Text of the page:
The United States is experiencing a photovoltaic energy explosion unlike any other in history

  • In 2023, the U.S. added more photovoltaic solar capacity that ever before, at 32.4 gigawatts.
  • This added capacity surpassed any other energy source in 2023, marking the first time a renewable energy source outpaced fossil fuels since World War II.
  • The Inflation Reduction Act, along with the Biden Administration’s push for U.S. photovoltaic solar manufacturing, means these record-breaking years will hopefully be the year-after-year norm.

When reading about climate change, good news is hard to come by—hard but not impossible. Take, for example, this new report from the Solar Energy Industries Association, which states that renewables hit a milestone not seen since World War II this year. The U.S. added 32.4 gigawatts of solar capacity, which shatters the 2021 record of 23.6 gigawatts. That represents 52 percent of all added energy capacity in the U.S., with natural gas coming in a distant second with only 18 percent.

According to the environmental website Grist, California and Texas led the charge, with large utility-scale solar projects going online in 2023. With residential and commercial sectors also reaching new milestones, the solar energy industry had an all-around stellar year.

This solar boom can be attributed to a few things—chief among them the Inflation Reduction Act (IRA), which set aside roughly $369 billion for investment in and production of clean energy tech, as well as major incentives for installing rooftop solar. A dispute from a California-based solar manufacturer in 2022 also set back projects that finally came to completion in 2023, which helped further boost the year’s numbers.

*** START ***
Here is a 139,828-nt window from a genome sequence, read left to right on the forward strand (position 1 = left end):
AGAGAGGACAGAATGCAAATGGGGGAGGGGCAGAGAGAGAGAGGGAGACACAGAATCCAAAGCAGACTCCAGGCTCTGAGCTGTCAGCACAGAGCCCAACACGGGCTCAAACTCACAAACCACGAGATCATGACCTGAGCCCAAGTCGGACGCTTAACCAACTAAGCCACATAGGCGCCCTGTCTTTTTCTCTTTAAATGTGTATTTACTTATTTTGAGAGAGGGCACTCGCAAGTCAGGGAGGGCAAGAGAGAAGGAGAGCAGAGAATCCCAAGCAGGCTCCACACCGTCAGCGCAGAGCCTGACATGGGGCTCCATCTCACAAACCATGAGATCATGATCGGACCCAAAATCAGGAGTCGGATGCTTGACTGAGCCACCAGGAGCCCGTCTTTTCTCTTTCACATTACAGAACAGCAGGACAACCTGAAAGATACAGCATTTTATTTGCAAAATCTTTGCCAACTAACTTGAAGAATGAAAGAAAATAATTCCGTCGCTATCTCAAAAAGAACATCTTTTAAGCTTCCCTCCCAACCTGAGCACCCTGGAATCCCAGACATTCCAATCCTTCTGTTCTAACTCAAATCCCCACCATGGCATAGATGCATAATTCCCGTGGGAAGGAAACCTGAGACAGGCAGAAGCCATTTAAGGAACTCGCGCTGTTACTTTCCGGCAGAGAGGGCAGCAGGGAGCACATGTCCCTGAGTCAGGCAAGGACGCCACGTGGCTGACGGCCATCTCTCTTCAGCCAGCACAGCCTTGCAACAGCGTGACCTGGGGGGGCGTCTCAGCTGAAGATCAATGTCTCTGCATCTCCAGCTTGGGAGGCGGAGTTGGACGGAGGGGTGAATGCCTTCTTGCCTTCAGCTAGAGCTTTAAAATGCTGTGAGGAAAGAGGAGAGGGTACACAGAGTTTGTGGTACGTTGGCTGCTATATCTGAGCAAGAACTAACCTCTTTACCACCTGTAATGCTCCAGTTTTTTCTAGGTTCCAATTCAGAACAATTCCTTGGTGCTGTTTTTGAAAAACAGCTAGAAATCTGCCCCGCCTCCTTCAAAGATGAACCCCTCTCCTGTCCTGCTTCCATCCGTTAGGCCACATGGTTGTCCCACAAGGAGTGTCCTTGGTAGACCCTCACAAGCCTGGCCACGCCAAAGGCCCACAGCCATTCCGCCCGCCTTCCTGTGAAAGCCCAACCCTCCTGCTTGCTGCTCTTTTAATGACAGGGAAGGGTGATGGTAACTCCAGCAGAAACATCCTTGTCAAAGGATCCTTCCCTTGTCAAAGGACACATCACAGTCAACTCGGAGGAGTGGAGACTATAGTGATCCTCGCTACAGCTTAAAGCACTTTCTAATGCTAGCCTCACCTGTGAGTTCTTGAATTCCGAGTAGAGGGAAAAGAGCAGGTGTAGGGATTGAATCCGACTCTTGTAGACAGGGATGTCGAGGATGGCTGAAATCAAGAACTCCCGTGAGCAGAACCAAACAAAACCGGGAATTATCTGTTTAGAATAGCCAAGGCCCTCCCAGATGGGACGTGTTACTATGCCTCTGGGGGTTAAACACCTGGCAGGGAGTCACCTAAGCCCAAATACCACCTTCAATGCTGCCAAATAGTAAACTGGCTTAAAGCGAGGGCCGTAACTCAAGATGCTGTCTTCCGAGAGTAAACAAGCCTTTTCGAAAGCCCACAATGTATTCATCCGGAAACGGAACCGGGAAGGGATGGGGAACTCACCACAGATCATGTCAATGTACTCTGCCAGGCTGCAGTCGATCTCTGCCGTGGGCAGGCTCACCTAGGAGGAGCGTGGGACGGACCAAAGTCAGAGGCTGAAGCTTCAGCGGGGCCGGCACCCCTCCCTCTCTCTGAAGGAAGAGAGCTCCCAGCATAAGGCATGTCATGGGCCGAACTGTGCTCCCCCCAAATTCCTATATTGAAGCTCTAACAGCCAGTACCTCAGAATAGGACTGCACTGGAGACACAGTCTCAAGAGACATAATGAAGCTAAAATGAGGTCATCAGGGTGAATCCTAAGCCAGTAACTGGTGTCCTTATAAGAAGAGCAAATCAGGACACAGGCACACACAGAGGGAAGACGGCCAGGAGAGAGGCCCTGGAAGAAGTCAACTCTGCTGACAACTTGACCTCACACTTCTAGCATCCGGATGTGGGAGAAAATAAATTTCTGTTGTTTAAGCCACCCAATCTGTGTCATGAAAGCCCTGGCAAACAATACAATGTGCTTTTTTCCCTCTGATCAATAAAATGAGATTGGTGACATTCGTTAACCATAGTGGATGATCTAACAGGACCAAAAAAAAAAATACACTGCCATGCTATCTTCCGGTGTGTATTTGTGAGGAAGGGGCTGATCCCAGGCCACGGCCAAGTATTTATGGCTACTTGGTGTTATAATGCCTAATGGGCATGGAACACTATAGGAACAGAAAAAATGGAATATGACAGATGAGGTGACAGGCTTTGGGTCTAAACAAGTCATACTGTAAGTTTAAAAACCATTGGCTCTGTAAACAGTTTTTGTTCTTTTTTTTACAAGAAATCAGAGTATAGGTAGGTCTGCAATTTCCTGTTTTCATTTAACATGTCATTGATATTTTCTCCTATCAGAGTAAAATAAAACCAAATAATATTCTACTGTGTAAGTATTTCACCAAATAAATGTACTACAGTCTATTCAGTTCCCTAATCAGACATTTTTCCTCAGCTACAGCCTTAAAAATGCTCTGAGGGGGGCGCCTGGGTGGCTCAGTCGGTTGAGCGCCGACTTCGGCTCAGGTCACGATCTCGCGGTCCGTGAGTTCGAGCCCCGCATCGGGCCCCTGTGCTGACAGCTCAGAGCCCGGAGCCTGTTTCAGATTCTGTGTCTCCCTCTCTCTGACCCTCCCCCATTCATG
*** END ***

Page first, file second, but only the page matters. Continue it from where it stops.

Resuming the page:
But 2023 likely isn’t just some fluke, as the report also solidifies that we’re now living in the age of solar. While still only making up 5 percent of the country’s energy mix, the authors predict that, with the industry firmly established, solar capacity could grow to 500 gigawatts by 2034 (though, they also note that those outcomes could shift due to policy changes).

Texas surpassed California in terms of total solar capacity added. And CNET notes that the trend will likely continue as California launches new net metering (utilities call it “net billing”), which offers 25 percent of the original energy credit under the old system. This could disincentivize Californians to install solar panels that used to pay for themselves in 6 years— it could now can take up to a decade or longer.

This sunny outlook also arrived while the industry was facing its own collection of challenges. Things like California’s net metering policy didn’t help, but high interest rates also made it hard for some people to pull the trigger on a solar installations. In 2023 alone, around 100 residential solar dealers declared bankruptcy, often because solar companies rely on dizzying funding schemes or got caught in some less-than-reputable sales tactics.

But these troubles still didn’t detract from the fact that the U.S. just added more solar than any other energy source last year—the first time that’s happened since World War II, when the U.S. experienced a hydropower boom. And with President Biden’s push for all key components of the solar supply chain to be manufactured in the U.S., the age of solar shows no signs of stopping.

Darren Orf

Darren lives in Portland, has a cat, and writes/edits about sci-fi and how our world works. You can find his previous stuff at Gizmodo and Paste if you look hard enough.